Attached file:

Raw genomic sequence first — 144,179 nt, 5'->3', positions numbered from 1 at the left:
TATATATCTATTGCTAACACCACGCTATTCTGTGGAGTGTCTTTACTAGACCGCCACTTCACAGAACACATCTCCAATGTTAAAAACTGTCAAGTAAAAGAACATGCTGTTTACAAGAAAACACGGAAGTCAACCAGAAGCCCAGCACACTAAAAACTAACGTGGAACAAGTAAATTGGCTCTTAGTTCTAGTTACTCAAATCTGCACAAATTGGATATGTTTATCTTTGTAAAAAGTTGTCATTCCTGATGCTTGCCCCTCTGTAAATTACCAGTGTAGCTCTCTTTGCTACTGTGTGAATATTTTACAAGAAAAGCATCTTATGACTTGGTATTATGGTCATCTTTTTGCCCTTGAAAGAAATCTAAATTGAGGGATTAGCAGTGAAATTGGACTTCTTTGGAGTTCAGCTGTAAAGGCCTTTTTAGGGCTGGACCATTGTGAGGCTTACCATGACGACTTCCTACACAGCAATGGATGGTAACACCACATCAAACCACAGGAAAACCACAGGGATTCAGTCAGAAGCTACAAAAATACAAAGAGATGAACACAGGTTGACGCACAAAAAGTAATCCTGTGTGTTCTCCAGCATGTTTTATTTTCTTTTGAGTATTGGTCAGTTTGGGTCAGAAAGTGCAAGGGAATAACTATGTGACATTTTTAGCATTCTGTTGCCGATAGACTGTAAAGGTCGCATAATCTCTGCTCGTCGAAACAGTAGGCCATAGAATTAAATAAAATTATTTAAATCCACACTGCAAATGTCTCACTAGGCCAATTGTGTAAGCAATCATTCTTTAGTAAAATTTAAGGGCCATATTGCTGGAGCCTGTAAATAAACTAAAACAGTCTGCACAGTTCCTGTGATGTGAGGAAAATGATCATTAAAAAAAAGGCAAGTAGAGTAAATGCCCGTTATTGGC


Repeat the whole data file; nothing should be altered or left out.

Raw genomic sequence first — 144,179 nt, 5'->3', positions numbered from 1 at the left:
TATATATCTATTGCTAACACCACGCTATTCTGTGGAGTGTCTTTACTAGACCGCCACTTCACAGAACACATCTCCAATGTTAAAAACTGTCAAGTAAAAGAACATGCTGTTTACAAGAAAACACGGAAGTCAACCAGAAGCCCAGCACACTAAAAACTAACGTGGAACAAGTAAATTGGCTCTTAGTTCTAGTTACTCAAATCTGCACAAATTGGATATGTTTATCTTTGTAAAAAGTTGTCATTCCTGATGCTTGCCCCTCTGTAAATTACCAGTGTAGCTCTCTTTGCTACTGTGTGAATATTTTACAAGAAAAGCATCTTATGACTTGGTATTATGGTCATCTTTTTGCCCTTGAAAGAAATCTAAATTGAGGGATTAGCAGTGAAATTGGACTTCTTTGGAGTTCAGCTGTAAAGGCCTTTTTAGGGCTGGACCATTGTGAGGCTTACCATGACGACTTCCTACACAGCAATGGATGGTAACACCACATCAAACCACAGGAAAACCACAGGGATTCAGTCAGAAGCTACAAAAATACAAAGAGATGAACACAGGTTGACGCACAAAAAGTAATCCTGTGTGTTCTCCAGCATGTTTTATTTTCTTTTGAGTATTGGTCAGTTTGGGTCAGAAAGTGCAAGGGAATAACTATGTGACATTTTTAGCATTCTGTTGCCGATAGACTGTAAAGGTCGCATAATCTCTGCTCGTCGAAACAGTAGGCCATAGAATTAAATAAAATTATTTAAATCCACACTGCAAATGTCTCACTAGGCCAATTGTGTAAGCAATCATTCTTTAGTAAAATTTAAGGGCCATATTGCTGGAGCCTGTAAATAAACTAAAACAGTCTGCACAGTTCCTGTGATGTGAGGAAAATGATCATTAAAAAAAAGGCAAGTAGAGTAAATGCCCGTTATTGGC